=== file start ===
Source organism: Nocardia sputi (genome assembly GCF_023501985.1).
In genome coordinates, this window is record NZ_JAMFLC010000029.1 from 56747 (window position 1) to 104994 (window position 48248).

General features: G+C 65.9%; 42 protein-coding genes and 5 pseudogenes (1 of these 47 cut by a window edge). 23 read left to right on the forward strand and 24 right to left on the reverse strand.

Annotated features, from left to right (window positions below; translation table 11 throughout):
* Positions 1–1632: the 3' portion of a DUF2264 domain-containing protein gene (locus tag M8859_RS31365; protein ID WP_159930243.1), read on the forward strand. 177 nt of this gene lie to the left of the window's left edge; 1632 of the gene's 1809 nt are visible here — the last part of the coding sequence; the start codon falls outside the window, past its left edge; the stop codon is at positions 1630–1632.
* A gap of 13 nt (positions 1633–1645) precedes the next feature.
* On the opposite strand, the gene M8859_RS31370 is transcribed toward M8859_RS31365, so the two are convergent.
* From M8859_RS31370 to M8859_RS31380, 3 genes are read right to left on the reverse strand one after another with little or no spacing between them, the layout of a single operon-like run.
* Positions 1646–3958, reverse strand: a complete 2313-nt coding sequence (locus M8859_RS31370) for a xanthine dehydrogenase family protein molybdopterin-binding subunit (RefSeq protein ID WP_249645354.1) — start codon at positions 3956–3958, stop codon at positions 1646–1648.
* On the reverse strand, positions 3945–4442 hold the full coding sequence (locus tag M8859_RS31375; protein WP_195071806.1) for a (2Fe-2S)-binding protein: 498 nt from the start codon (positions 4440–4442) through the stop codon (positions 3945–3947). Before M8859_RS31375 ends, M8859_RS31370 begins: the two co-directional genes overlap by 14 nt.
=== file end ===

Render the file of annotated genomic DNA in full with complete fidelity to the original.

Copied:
Source organism: Nocardia sputi (genome assembly GCF_023501985.1).
In genome coordinates, this window is record NZ_JAMFLC010000029.1 from 56747 (window position 1) to 104994 (window position 48248).

General features: G+C 65.9%; 42 protein-coding genes and 5 pseudogenes (1 of these 47 cut by a window edge). 23 read left to right on the forward strand and 24 right to left on the reverse strand.

Annotated features, from left to right (window positions below; translation table 11 throughout):
* Positions 1–1632: the 3' portion of a DUF2264 domain-containing protein gene (locus tag M8859_RS31365; protein ID WP_159930243.1), read on the forward strand. 177 nt of this gene lie to the left of the window's left edge; 1632 of the gene's 1809 nt are visible here — the last part of the coding sequence; the start codon falls outside the window, past its left edge; the stop codon is at positions 1630–1632.
* A gap of 13 nt (positions 1633–1645) precedes the next feature.
* On the opposite strand, the gene M8859_RS31370 is transcribed toward M8859_RS31365, so the two are convergent.
* From M8859_RS31370 to M8859_RS31380, 3 genes are read right to left on the reverse strand one after another with little or no spacing between them, the layout of a single operon-like run.
* Positions 1646–3958, reverse strand: a complete 2313-nt coding sequence (locus M8859_RS31370) for a xanthine dehydrogenase family protein molybdopterin-binding subunit (RefSeq protein ID WP_249645354.1) — start codon at positions 3956–3958, stop codon at positions 1646–1648.
* On the reverse strand, positions 3945–4442 hold the full coding sequence (locus tag M8859_RS31375; protein WP_195071806.1) for a (2Fe-2S)-binding protein: 498 nt from the start codon (positions 4440–4442) through the stop codon (positions 3945–3947). Before M8859_RS31375 ends, M8859_RS31370 begins: the two co-directional genes overlap by 14 nt.